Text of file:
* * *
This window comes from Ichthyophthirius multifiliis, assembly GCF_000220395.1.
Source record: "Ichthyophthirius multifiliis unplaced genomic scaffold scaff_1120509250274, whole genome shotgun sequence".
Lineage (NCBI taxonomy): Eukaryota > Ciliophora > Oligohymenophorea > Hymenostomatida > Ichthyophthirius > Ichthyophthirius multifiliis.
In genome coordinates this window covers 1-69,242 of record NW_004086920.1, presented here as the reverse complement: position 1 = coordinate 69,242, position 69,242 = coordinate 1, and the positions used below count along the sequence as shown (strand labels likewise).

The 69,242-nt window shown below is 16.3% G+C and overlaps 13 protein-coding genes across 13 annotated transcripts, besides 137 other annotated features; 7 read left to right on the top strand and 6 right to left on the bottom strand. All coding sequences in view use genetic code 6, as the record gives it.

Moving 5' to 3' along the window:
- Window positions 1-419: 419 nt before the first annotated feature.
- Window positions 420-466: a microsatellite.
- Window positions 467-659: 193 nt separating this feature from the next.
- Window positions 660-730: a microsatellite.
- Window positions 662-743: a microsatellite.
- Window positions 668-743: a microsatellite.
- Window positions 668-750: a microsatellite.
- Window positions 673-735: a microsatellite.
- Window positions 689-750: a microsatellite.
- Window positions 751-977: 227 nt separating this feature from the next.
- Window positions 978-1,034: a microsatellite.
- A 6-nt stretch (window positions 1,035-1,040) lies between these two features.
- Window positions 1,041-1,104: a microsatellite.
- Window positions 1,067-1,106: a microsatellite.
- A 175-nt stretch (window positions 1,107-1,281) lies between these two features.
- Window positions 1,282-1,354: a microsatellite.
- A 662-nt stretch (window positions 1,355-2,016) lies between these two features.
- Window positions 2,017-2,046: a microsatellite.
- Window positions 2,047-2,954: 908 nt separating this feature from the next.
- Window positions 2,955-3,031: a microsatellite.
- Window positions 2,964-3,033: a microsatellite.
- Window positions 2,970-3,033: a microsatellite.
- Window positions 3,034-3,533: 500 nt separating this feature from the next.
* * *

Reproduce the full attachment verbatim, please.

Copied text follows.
This window comes from Ichthyophthirius multifiliis, assembly GCF_000220395.1.
Source record: "Ichthyophthirius multifiliis unplaced genomic scaffold scaff_1120509250274, whole genome shotgun sequence".
Lineage (NCBI taxonomy): Eukaryota > Ciliophora > Oligohymenophorea > Hymenostomatida > Ichthyophthirius > Ichthyophthirius multifiliis.
In genome coordinates this window covers 1-69,242 of record NW_004086920.1, presented here as the reverse complement: position 1 = coordinate 69,242, position 69,242 = coordinate 1, and the positions used below count along the sequence as shown (strand labels likewise).

The 69,242-nt window shown below is 16.3% G+C and overlaps 13 protein-coding genes across 13 annotated transcripts, besides 137 other annotated features; 7 read left to right on the top strand and 6 right to left on the bottom strand. All coding sequences in view use genetic code 6, as the record gives it.

Moving 5' to 3' along the window:
- Window positions 1-419: 419 nt before the first annotated feature.
- Window positions 420-466: a microsatellite.
- Window positions 467-659: 193 nt separating this feature from the next.
- Window positions 660-730: a microsatellite.
- Window positions 662-743: a microsatellite.
- Window positions 668-743: a microsatellite.
- Window positions 668-750: a microsatellite.
- Window positions 673-735: a microsatellite.
- Window positions 689-750: a microsatellite.
- Window positions 751-977: 227 nt separating this feature from the next.
- Window positions 978-1,034: a microsatellite.
- A 6-nt stretch (window positions 1,035-1,040) lies between these two features.
- Window positions 1,041-1,104: a microsatellite.
- Window positions 1,067-1,106: a microsatellite.
- A 175-nt stretch (window positions 1,107-1,281) lies between these two features.
- Window positions 1,282-1,354: a microsatellite.
- A 662-nt stretch (window positions 1,355-2,016) lies between these two features.
- Window positions 2,017-2,046: a microsatellite.
- Window positions 2,047-2,954: 908 nt separating this feature from the next.
- Window positions 2,955-3,031: a microsatellite.
- Window positions 2,964-3,033: a microsatellite.
- Window positions 2,970-3,033: a microsatellite.
- Window positions 3,034-3,533: 500 nt separating this feature from the next.